Finite element analysis on the behaviour of multi-storey steel frame with concrete slabs against progressive collapse under fire conditions.
Nene, Ntethelelo Syabonga.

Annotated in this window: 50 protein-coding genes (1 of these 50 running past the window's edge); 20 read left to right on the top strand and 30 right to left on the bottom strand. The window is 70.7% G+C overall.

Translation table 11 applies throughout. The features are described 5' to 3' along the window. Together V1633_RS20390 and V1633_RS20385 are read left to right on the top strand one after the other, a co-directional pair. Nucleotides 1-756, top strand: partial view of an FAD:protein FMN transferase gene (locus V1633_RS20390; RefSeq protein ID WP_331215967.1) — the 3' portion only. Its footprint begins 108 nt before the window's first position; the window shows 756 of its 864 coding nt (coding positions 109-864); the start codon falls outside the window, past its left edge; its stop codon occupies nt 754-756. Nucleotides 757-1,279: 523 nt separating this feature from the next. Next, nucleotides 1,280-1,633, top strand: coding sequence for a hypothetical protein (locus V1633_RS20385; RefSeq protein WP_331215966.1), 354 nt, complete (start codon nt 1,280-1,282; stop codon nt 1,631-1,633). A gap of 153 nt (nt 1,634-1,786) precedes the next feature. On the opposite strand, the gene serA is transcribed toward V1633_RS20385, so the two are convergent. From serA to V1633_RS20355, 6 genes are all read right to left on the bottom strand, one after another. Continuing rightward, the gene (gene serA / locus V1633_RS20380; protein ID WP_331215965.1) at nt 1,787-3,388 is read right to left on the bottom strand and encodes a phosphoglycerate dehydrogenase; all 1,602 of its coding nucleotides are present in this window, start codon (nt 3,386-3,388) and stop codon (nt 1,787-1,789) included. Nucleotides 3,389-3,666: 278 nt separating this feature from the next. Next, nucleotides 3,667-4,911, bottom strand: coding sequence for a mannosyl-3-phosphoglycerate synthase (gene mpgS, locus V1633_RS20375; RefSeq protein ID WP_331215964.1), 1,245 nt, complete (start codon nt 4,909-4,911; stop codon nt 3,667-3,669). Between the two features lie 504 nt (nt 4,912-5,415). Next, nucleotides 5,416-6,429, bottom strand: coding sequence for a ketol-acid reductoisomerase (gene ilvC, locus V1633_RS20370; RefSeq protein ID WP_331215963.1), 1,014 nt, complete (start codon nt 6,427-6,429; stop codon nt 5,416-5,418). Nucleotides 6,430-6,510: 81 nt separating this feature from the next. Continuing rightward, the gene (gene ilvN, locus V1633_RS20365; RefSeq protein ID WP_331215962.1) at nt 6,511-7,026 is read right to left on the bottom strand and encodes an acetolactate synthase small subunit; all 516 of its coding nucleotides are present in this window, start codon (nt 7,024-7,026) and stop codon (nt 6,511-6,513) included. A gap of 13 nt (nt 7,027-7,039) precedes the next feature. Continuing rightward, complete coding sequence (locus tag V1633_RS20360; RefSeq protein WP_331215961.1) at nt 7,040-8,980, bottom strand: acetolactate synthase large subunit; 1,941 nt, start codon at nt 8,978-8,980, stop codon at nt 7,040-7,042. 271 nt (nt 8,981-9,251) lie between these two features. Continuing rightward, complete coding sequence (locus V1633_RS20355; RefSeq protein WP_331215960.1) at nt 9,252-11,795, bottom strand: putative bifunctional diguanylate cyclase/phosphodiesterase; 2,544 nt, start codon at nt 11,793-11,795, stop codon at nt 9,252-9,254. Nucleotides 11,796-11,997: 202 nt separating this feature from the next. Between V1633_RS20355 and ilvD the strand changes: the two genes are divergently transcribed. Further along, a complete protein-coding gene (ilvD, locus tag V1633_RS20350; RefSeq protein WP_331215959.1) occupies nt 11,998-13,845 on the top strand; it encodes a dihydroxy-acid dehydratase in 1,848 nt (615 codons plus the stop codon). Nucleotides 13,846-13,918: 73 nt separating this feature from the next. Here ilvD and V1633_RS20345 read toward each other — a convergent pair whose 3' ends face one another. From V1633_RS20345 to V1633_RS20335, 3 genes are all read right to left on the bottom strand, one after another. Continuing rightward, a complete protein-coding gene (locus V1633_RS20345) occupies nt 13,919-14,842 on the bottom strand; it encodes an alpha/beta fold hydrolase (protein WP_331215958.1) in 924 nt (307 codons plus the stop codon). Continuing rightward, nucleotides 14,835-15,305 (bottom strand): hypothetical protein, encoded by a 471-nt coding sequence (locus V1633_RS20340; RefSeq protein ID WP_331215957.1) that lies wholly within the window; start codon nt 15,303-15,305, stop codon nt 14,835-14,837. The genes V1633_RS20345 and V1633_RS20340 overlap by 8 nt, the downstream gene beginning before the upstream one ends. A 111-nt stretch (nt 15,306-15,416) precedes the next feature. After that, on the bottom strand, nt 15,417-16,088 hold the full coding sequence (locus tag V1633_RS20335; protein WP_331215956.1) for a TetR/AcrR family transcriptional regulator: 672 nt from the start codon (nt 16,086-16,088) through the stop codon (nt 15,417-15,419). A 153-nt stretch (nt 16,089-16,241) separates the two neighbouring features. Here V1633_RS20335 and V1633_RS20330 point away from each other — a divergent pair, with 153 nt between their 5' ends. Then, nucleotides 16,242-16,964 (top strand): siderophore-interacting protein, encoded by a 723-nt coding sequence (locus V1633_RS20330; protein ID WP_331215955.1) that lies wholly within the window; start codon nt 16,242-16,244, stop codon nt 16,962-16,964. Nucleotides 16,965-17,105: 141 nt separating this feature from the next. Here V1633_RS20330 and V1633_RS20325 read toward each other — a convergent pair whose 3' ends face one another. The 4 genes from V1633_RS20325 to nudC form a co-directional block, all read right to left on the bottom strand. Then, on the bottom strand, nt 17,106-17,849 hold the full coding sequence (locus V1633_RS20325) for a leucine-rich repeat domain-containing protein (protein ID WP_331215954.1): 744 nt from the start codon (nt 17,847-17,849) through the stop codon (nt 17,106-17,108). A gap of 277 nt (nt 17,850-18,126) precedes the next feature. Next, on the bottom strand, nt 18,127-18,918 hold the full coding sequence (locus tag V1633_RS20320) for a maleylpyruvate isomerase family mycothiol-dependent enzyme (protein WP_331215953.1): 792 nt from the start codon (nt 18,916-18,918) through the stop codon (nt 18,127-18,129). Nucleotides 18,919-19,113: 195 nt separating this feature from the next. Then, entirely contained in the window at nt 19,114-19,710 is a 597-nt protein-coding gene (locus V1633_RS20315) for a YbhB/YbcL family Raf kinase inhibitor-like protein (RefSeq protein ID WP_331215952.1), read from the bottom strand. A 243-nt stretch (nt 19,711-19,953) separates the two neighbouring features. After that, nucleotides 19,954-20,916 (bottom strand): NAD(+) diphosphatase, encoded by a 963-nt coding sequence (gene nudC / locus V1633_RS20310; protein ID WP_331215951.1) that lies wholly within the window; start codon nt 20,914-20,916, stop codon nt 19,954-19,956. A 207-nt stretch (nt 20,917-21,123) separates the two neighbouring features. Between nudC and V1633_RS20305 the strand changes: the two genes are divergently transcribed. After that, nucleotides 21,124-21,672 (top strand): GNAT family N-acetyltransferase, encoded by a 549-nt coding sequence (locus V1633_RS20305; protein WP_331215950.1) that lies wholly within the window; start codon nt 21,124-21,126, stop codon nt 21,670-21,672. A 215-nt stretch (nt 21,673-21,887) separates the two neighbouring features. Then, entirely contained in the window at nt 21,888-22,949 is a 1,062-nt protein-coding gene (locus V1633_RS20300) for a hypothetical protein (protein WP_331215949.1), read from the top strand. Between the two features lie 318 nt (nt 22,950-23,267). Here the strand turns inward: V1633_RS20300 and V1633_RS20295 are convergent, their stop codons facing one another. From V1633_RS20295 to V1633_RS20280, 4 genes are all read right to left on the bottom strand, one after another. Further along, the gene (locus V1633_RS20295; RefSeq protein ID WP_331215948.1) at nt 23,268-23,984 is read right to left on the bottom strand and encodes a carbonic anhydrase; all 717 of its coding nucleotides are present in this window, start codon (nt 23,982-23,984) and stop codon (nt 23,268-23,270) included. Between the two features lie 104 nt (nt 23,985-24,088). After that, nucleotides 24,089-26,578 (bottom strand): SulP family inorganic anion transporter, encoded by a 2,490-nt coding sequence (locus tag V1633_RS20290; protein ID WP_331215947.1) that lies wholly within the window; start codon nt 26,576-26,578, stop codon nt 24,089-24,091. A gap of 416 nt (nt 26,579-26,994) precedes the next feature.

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This research was conducted to study the behaviour of a multi-storey steel frame with concrete slabs against progressive collapse under fire conditions. An implicit coupled thermomechanical analysis was executed using a commercial finite element modelling, ANSYS while considering the computational effort and the simulation time required to solve the models. A three-dimensional steel frame model was modelled using line bodies while concrete slabs were modelled with shell elements. The research studies the collapse modes and load redistribution action of the steel frame exposed to elevated temperatures. Two fire scenarios were investigated namely, (i) heating individual ground floor columns at various location i.e., corner, short edge, long edge and interior column (ii) four columns being heated at the same time within the same compartment (also referred as compartment fires). The findings illustrate that when individual columns are heated, the steel frame does not show any signs of progressive collapse; however, the premature local buckling was observed on the heated columns. This was due to material softening or an increase in compression on the heated column. The interior column was more likely to cause progressive collapse. This was due to column load-ratio i.e., the interior columns carry twice the loads in comparison with the perimeter columns. For compartments, no progressive collapse was observed for all the scenarios; however, premature local failure was observed for all the heated columns and for some non-heated columns. For corner and interior compartment fire, non-heated perimeter columns showed premature local failure due to the lateral movement caused by the sagging of slabs above the upper floor of the ground floor column under tension forces. The global progressive collapse was restrained by the load redistribution action which transferred the loads which were previously carried by the buckled column to the surrounding structural elements. In addition, more loads were transferred along the short span because the stronger axis (x-axis) was orientated along the short span. Hence, loads are more likely to be transferred to the axis with the greater stiffness (stronger axis). In conclusion, the collapse modes were influenced by the fire location and the load redistribution action.